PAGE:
A record-high 50% of Americans now say the use of marijuana should be made legal, up from 46% last year. Forty-six percent say marijuana use should remain illegal.
When Gallup first asked about legalizing marijuana, in 1969, 12% of Americans favored it, while 84% were opposed. Support remained in the mid-20s in Gallup measures from the late 1970s to the mid-1990s, but has crept up since, passing 30% in 2000 and 40% in 2009 before reaching the 50% level in this year’s Oct. 6-9 annual Crime survey.
According to the National Institute on Drug Abuse, “Marijuana is the most commonly abused illicit drug in the United States.” The National Survey on Drug Use and Health in 2009 found that “16.7 million Americans aged 12 or older used marijuana at least once in the month prior to being surveyed, an increase over the rates reported in all years between 2002 and 2008.”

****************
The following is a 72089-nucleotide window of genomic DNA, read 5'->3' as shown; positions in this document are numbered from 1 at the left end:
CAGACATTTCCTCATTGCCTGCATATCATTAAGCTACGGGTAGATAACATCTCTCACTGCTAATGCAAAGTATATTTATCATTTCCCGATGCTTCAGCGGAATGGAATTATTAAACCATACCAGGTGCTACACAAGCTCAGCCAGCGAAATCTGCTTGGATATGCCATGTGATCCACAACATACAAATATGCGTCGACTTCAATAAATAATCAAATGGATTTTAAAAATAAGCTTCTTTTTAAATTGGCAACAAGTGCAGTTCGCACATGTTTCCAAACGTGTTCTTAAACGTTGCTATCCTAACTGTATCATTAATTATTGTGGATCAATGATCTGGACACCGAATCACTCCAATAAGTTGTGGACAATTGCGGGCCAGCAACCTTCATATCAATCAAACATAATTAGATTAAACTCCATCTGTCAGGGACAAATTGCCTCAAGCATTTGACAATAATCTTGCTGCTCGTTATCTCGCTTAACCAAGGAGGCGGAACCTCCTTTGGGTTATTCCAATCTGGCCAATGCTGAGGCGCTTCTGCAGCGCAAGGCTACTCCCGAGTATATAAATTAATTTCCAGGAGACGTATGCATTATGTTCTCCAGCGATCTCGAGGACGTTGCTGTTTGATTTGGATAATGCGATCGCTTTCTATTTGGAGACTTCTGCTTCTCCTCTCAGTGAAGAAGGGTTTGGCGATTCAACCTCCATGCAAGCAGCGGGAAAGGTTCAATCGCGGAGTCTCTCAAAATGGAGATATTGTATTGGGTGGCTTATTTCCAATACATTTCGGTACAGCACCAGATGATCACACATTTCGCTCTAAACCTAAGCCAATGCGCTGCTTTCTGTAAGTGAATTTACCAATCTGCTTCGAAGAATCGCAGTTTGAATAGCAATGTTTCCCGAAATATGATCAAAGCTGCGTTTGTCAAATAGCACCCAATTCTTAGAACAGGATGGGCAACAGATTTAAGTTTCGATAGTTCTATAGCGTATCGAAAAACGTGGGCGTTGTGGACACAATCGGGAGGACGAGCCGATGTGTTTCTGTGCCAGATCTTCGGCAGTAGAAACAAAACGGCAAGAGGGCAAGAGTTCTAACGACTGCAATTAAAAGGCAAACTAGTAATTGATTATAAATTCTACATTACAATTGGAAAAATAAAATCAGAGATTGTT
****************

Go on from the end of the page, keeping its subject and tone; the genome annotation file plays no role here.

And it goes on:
It has been made essentially legal here in California with the medicinal marijuana laws and the decriminalizing of personal possession. If you are caught tomorrow here with a small amount, you will be guilty of an infraction and have to pay a $100 fine.
Over the weekend, it was announced the California Medical Association called for the legalization of marijuana.
Eventually, in a generation or two, pot may be legalized, but like alcohol and tobacco there are problems with the drug. The voting public will have to weigh the negative effects of the inebriation versus the benefits of the high.
Here is a chart of the polling demograhics: